Copenhagen based OEO Studio has just completed a new café and museum shop at the renowned Designmuseum, Denmark. The museum was started in the 1920s by the legendary Danish designer Kaare Klint, and it has not performed any major design work since then. The architectural plan developed by OEO Studio began with a desire to honor Klint’s work while also building fresh, vibrant, and highly functional public spaces within the museum that preserve a genuine feeling of place.
OEO Studio’s Thomas Lykke and Anne-Marie Buemann approached the project with a high level of respect for what had come before, while also aspiring to elevate and bring something new to the museum. As a consequence, aspects of Klint’s design were reused but the interiors were reimagined and transformed. OEO Studio created unique new features that express Kaare Klint’s character while also engaging in the greatest way possible with the building’s original architectural and material choices. The end result is a succession of integrated zones that expand on and combine the museum’s initial ideals, paying homage to the strong Danish legacy of exquisite craftsmanship and excellence. We talked to Thomas Lykke, Head of Design and Founding Partner at OEO Studio about the inspiration behind the project, the design process and the project highlights. Discover more after the jump.
Briefly introduce the concept behind the new café and shop at the Designmuseum Denmark.
In short, the concept behind Designmuseum was to embrace the original architecture of the building and the legacy of the master, Kaare Klint, while infusing the design with a modern sense of tactility and materiality.
What was the brief for the project, and what were the design needs for this interior project?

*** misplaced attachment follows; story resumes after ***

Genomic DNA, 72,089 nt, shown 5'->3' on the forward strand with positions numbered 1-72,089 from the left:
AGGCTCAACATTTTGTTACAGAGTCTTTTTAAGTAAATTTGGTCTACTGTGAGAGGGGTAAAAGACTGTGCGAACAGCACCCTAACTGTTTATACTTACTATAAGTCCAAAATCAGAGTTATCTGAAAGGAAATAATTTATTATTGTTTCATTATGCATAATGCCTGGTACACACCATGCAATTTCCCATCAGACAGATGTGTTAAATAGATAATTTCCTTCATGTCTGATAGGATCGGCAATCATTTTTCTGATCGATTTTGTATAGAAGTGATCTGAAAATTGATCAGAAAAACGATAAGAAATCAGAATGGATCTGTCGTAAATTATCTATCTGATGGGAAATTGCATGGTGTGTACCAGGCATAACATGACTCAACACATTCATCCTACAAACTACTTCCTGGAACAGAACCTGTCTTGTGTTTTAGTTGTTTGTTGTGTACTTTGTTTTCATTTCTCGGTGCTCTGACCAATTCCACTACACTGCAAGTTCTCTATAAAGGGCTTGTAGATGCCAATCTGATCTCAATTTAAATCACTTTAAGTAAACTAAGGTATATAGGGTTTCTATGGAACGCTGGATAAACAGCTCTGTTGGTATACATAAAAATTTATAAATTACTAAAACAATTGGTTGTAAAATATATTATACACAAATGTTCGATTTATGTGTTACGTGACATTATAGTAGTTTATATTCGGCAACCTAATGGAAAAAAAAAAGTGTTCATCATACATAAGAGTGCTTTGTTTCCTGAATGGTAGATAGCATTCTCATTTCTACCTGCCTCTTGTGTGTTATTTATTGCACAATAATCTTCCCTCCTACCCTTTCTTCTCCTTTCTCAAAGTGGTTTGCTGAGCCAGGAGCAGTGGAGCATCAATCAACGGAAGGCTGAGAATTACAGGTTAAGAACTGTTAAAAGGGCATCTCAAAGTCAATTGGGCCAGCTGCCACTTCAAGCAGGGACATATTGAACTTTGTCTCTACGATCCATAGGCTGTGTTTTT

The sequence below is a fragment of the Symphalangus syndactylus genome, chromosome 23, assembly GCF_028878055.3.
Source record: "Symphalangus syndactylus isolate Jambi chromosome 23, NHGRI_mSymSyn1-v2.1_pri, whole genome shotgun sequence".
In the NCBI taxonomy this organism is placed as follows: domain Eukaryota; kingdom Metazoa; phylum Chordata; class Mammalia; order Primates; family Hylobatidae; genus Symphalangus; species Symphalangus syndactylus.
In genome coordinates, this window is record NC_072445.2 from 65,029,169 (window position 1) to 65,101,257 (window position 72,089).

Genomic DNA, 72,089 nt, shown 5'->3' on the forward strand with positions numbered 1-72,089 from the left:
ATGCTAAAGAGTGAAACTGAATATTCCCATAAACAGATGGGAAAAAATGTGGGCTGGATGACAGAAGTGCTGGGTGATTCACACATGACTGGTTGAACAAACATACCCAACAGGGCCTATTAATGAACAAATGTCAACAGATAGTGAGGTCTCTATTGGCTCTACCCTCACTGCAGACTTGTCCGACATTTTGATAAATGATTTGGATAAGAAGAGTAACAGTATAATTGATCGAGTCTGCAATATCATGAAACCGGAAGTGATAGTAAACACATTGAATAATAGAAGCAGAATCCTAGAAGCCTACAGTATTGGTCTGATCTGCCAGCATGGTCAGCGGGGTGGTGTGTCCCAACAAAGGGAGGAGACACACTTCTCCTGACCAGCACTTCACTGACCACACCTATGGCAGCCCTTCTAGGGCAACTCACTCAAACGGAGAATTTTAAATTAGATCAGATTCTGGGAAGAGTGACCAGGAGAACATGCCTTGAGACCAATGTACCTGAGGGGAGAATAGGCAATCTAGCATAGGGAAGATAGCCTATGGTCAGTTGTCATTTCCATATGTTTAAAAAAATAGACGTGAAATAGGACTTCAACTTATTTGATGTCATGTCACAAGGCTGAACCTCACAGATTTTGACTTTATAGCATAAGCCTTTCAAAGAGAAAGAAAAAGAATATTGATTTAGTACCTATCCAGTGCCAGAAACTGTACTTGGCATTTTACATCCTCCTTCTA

Designing a museum café and shop tends to become very much about functionality, logistics, flow, space for display and storage and this was very much the case for Designmuseum Denmark.
There are many needs to fulfil both from an operational and visitor perspective. Strong design and delivering to deadline and on budget were naturally part of the brief.
What are the main ideas and inspirations influencing the design of the space?
Our design intent was to create a sense of timelessness and pay tribute to Kaare Klint and the museum history, yet still give it a clear OEO trademark feel. The café is a journey through time with some of Danish design’s most iconic chairs and designs. Equally the café was about creating a compelling universe enabling the museum to showcase the best of Danish design and crafts to the visitors. Our ambition was to design a world class museum shop.
What role do Danish design traditions play in the creation of these public spaces?
Danish design is famous all over the world. We knew that our work would be viewed and judged and to us it was about finding a natural and honest design approach and being a Dane, we naturally build on our traditions.
How much freedom were you given to create your design?
We have been given a lot of freedom and trust from the museum and it was a great collaboration; one that we are very proud of.
How does the design respond to the unique qualities of the building it is in?
We worked with the original architecture of the building. We wanted to emphasise the architectural lines and so we used modern soft materials to contrast against the classical assets.
How did you shape the concept in regard to materials, layout, forms?
Overall, the layout, form and materials has been created to shape the experience as a whole. The colour and material palette was developed with an eye to create subtle contrasts. Materials like hot rolled steel with its playful and organic patterns was employed to emphasise the original grey stone floors. Likewise, the large arched doors create a sense of poetic drama and play. A special grey-blue colour was developed to give both depth and contrast to the other natural materials.
Discover more interesting projects by OEO Studio – www.oeo.dk